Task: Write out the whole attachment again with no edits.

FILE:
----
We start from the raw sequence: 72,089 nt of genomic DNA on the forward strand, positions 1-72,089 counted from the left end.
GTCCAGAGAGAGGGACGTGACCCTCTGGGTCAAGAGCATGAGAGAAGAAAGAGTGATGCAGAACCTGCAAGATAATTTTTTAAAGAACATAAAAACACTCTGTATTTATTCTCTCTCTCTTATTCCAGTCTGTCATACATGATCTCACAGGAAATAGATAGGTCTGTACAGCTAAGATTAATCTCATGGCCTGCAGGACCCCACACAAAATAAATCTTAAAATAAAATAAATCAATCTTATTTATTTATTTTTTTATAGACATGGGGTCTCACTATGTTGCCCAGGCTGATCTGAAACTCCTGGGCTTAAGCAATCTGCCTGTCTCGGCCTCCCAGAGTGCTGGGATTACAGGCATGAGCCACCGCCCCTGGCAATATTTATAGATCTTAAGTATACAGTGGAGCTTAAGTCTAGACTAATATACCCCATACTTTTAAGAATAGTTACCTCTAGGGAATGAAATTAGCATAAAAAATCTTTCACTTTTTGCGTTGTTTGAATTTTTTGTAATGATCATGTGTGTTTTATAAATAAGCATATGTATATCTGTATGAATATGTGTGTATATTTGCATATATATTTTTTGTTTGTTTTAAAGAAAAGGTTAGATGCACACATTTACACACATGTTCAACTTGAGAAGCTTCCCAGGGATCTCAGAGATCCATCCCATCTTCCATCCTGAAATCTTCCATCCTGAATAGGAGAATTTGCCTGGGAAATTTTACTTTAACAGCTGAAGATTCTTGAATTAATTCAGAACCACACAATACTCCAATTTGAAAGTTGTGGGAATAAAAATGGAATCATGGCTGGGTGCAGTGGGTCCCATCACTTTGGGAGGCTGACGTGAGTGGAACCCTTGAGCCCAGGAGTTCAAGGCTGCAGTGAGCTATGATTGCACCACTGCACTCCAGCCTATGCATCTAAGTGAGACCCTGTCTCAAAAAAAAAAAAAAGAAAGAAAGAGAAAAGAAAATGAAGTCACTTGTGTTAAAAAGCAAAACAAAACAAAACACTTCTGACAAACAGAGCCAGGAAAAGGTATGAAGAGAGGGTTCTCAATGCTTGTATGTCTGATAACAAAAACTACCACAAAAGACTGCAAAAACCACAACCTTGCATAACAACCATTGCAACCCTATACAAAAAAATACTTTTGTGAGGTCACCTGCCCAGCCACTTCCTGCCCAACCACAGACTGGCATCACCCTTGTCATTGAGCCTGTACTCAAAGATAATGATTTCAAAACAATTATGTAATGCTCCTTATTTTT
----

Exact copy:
We start from the raw sequence: 72,089 nt of genomic DNA on the forward strand, positions 1-72,089 counted from the left end.
GTCCAGAGAGAGGGACGTGACCCTCTGGGTCAAGAGCATGAGAGAAGAAAGAGTGATGCAGAACCTGCAAGATAATTTTTTAAAGAACATAAAAACACTCTGTATTTATTCTCTCTCTCTTATTCCAGTCTGTCATACATGATCTCACAGGAAATAGATAGGTCTGTACAGCTAAGATTAATCTCATGGCCTGCAGGACCCCACACAAAATAAATCTTAAAATAAAATAAATCAATCTTATTTATTTATTTTTTTATAGACATGGGGTCTCACTATGTTGCCCAGGCTGATCTGAAACTCCTGGGCTTAAGCAATCTGCCTGTCTCGGCCTCCCAGAGTGCTGGGATTACAGGCATGAGCCACCGCCCCTGGCAATATTTATAGATCTTAAGTATACAGTGGAGCTTAAGTCTAGACTAATATACCCCATACTTTTAAGAATAGTTACCTCTAGGGAATGAAATTAGCATAAAAAATCTTTCACTTTTTGCGTTGTTTGAATTTTTTGTAATGATCATGTGTGTTTTATAAATAAGCATATGTATATCTGTATGAATATGTGTGTATATTTGCATATATATTTTTTGTTTGTTTTAAAGAAAAGGTTAGATGCACACATTTACACACATGTTCAACTTGAGAAGCTTCCCAGGGATCTCAGAGATCCATCCCATCTTCCATCCTGAAATCTTCCATCCTGAATAGGAGAATTTGCCTGGGAAATTTTACTTTAACAGCTGAAGATTCTTGAATTAATTCAGAACCACACAATACTCCAATTTGAAAGTTGTGGGAATAAAAATGGAATCATGGCTGGGTGCAGTGGGTCCCATCACTTTGGGAGGCTGACGTGAGTGGAACCCTTGAGCCCAGGAGTTCAAGGCTGCAGTGAGCTATGATTGCACCACTGCACTCCAGCCTATGCATCTAAGTGAGACCCTGTCTCAAAAAAAAAAAAAAGAAAGAAAGAGAAAAGAAAATGAAGTCACTTGTGTTAAAAAGCAAAACAAAACAAAACACTTCTGACAAACAGAGCCAGGAAAAGGTATGAAGAGAGGGTTCTCAATGCTTGTATGTCTGATAACAAAAACTACCACAAAAGACTGCAAAAACCACAACCTTGCATAACAACCATTGCAACCCTATACAAAAAAATACTTTTGTGAGGTCACCTGCCCAGCCACTTCCTGCCCAACCACAGACTGGCATCACCCTTGTCATTGAGCCTGTACTCAAAGATAATGATTTCAAAACAATTATGTAATGCTCCTTATTTTT